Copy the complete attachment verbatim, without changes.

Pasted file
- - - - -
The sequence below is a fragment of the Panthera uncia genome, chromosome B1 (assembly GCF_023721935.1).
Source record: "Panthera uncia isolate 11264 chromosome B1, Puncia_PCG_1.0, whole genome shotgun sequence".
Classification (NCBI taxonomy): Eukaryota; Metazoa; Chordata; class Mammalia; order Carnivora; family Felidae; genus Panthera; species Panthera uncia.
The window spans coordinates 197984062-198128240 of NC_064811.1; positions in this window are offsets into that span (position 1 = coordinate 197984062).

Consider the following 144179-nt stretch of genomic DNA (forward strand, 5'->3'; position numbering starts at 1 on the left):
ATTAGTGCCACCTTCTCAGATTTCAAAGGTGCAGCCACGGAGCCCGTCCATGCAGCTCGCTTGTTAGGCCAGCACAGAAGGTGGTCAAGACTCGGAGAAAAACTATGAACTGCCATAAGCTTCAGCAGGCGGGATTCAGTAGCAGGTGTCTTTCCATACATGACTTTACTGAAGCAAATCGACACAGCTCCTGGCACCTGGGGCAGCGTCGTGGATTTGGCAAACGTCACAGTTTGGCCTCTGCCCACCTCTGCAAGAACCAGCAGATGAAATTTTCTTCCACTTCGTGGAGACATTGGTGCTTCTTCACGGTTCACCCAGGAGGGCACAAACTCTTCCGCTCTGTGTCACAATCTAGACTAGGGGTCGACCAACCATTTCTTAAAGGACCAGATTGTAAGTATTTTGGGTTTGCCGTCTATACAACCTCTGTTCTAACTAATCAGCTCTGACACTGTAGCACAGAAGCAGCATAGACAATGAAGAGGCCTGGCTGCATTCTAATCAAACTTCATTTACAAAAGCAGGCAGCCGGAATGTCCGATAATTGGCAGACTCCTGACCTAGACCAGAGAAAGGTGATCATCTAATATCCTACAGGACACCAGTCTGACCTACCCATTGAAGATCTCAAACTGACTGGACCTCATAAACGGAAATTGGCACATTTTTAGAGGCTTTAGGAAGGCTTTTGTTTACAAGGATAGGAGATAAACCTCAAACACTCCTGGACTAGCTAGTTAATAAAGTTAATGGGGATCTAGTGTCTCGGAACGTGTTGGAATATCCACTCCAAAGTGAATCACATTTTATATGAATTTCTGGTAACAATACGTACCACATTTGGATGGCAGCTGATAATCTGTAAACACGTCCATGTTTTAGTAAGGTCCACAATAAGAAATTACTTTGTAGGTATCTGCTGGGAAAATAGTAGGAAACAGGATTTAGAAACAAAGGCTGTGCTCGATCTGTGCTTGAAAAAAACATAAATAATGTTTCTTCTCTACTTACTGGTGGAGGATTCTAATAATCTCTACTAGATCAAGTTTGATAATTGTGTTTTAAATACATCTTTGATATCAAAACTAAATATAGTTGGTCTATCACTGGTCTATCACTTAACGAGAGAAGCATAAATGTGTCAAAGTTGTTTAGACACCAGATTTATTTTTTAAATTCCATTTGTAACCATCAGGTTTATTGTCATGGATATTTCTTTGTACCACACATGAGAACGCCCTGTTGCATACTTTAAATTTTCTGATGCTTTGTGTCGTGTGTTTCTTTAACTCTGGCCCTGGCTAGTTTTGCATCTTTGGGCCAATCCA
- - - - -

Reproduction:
The sequence below is a fragment of the Panthera uncia genome, chromosome B1 (assembly GCF_023721935.1).
Source record: "Panthera uncia isolate 11264 chromosome B1, Puncia_PCG_1.0, whole genome shotgun sequence".
Classification (NCBI taxonomy): Eukaryota; Metazoa; Chordata; class Mammalia; order Carnivora; family Felidae; genus Panthera; species Panthera uncia.
The window spans coordinates 197984062-198128240 of NC_064811.1; positions in this window are offsets into that span (position 1 = coordinate 197984062).

Consider the following 144179-nt stretch of genomic DNA (forward strand, 5'->3'; position numbering starts at 1 on the left):
ATTAGTGCCACCTTCTCAGATTTCAAAGGTGCAGCCACGGAGCCCGTCCATGCAGCTCGCTTGTTAGGCCAGCACAGAAGGTGGTCAAGACTCGGAGAAAAACTATGAACTGCCATAAGCTTCAGCAGGCGGGATTCAGTAGCAGGTGTCTTTCCATACATGACTTTACTGAAGCAAATCGACACAGCTCCTGGCACCTGGGGCAGCGTCGTGGATTTGGCAAACGTCACAGTTTGGCCTCTGCCCACCTCTGCAAGAACCAGCAGATGAAATTTTCTTCCACTTCGTGGAGACATTGGTGCTTCTTCACGGTTCACCCAGGAGGGCACAAACTCTTCCGCTCTGTGTCACAATCTAGACTAGGGGTCGACCAACCATTTCTTAAAGGACCAGATTGTAAGTATTTTGGGTTTGCCGTCTATACAACCTCTGTTCTAACTAATCAGCTCTGACACTGTAGCACAGAAGCAGCATAGACAATGAAGAGGCCTGGCTGCATTCTAATCAAACTTCATTTACAAAAGCAGGCAGCCGGAATGTCCGATAATTGGCAGACTCCTGACCTAGACCAGAGAAAGGTGATCATCTAATATCCTACAGGACACCAGTCTGACCTACCCATTGAAGATCTCAAACTGACTGGACCTCATAAACGGAAATTGGCACATTTTTAGAGGCTTTAGGAAGGCTTTTGTTTACAAGGATAGGAGATAAACCTCAAACACTCCTGGACTAGCTAGTTAATAAAGTTAATGGGGATCTAGTGTCTCGGAACGTGTTGGAATATCCACTCCAAAGTGAATCACATTTTATATGAATTTCTGGTAACAATACGTACCACATTTGGATGGCAGCTGATAATCTGTAAACACGTCCATGTTTTAGTAAGGTCCACAATAAGAAATTACTTTGTAGGTATCTGCTGGGAAAATAGTAGGAAACAGGATTTAGAAACAAAGGCTGTGCTCGATCTGTGCTTGAAAAAAACATAAATAATGTTTCTTCTCTACTTACTGGTGGAGGATTCTAATAATCTCTACTAGATCAAGTTTGATAATTGTGTTTTAAATACATCTTTGATATCAAAACTAAATATAGTTGGTCTATCACTGGTCTATCACTTAACGAGAGAAGCATAAATGTGTCAAAGTTGTTTAGACACCAGATTTATTTTTTAAATTCCATTTGTAACCATCAGGTTTATTGTCATGGATATTTCTTTGTACCACACATGAGAACGCCCTGTTGCATACTTTAAATTTTCTGATGCTTTGTGTCGTGTGTTTCTTTAACTCTGGCCCTGGCTAGTTTTGCATCTTTGGGCCAATCCA